Tips for a Pet-Friendly Turkey Day

November 25, 2013 by Tails Magazine in Wellness with 0 Comments


While you enjoy your Thanksgiving holiday, don’t forget to keep an eye out for dangers to your four-legged family members. The Arizona Animal Welfare League & Society for Prevention of Cruelty to Animals (AAWL & SPCA) is reminding people of a few things that people might not think of as Turkey Day dangers:

1. Counter surfing. Watch out for some serious counter surfing opportunities on Turkey Day. Don’t forget that our feline pets are almost always agile enough to access kitchen counters. Even pets that don’t normally try to get goodies off the counter might find Thanksgiving Day goodies too good to resist.

2. Watch the dinner guests. Make sure that any guests you have over to your home know the house rules with your pets and table scraps. Since chances are you don’t want your pet to be fed anything you’re eating (see tip #6), it’s best to just state up front that your pet is not allowed any people food.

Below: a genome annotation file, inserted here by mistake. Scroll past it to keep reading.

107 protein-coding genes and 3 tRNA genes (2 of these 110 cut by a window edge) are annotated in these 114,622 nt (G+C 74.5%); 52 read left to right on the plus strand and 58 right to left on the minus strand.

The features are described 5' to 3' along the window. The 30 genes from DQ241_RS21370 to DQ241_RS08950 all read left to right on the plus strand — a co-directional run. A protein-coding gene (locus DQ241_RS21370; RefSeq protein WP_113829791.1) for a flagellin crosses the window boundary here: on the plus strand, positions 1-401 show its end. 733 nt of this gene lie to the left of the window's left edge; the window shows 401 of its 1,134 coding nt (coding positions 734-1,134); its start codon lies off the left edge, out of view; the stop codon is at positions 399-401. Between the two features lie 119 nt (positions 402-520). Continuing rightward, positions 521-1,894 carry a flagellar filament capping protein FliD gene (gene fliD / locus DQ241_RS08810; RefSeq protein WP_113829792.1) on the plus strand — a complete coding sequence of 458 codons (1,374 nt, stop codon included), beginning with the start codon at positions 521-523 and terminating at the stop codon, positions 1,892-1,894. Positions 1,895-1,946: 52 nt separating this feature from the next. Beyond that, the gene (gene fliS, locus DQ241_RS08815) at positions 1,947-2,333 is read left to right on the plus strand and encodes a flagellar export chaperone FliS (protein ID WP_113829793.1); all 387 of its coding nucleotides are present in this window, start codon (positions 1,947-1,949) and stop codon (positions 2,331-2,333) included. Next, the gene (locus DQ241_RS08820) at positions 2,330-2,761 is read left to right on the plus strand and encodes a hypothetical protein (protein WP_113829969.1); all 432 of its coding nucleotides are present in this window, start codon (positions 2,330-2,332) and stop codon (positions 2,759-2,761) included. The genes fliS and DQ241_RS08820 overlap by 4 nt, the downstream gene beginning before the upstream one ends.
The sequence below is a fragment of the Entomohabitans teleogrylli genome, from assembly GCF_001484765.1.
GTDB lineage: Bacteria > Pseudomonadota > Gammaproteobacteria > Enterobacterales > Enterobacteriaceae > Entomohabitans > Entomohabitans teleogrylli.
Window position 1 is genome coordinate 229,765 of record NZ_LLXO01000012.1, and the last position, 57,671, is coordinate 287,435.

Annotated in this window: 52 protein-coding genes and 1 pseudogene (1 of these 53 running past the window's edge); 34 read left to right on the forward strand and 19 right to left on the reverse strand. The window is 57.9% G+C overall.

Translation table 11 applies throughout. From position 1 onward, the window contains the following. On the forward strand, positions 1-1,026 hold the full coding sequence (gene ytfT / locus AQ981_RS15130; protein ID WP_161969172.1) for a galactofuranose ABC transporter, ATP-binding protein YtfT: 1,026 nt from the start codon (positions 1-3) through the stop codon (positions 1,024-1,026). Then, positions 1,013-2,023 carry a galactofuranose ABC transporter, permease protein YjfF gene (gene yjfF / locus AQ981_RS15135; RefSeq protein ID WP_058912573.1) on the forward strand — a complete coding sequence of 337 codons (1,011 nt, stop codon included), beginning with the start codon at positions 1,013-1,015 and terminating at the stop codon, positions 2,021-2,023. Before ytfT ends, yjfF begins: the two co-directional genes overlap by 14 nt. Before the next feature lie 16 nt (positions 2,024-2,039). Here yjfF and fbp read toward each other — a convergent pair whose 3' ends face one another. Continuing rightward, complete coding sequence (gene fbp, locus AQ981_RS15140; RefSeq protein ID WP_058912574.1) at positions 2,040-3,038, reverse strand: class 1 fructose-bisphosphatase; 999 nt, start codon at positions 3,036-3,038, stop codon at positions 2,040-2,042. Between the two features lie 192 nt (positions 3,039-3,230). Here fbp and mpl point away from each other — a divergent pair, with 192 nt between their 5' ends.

3. Take out the trash.  All that Thanksgiving Day trash can be very attractive to our pets (including the trash bag, paper plates, and napkins). Take out the trash as soon as possible, or keep it in an area where curious paws can’t reach it.

4. Keep an eye on the doors. If you plan on having a busy house on Thanksgiving, make sure to keep doors closed to keep pets indoors and safe.

5. The little guests. If there will be children in your home on Thanksgiving that your pets are not used to, some extra precautions  and supervision may be needed. Sometimes kids’ quick movements and general excitement can be overwhelming to pets––a little extra attention to the situation can help keep pets and kids safe.

6. Dangerous foods for pets. There are lots of things that we enjoy as humans that are not healthy for our pets, and some can be quite dangerous. Here is a short list to keep in mind:

Bones and turkey legs
Bread dough
Batter with raw eggs
Macadamia nuts
Rich or spicy foods

What CAN you do to make the holiday enjoyable for your pet?
While you are chowing down, give your cat or dog their own little feast. Offer them Nylabones or made-for-pet chew bones. Or, stuff their usual food––perhaps with a few added tidbits of turkey, vegetables (try sweet potato or green beans) and dribbles of gravy––inside a Kong toy. They’ll be happily occupied for a while, working to get the food out of their toy. 
A little extra planning for the big day will make it happy for both people and pets!

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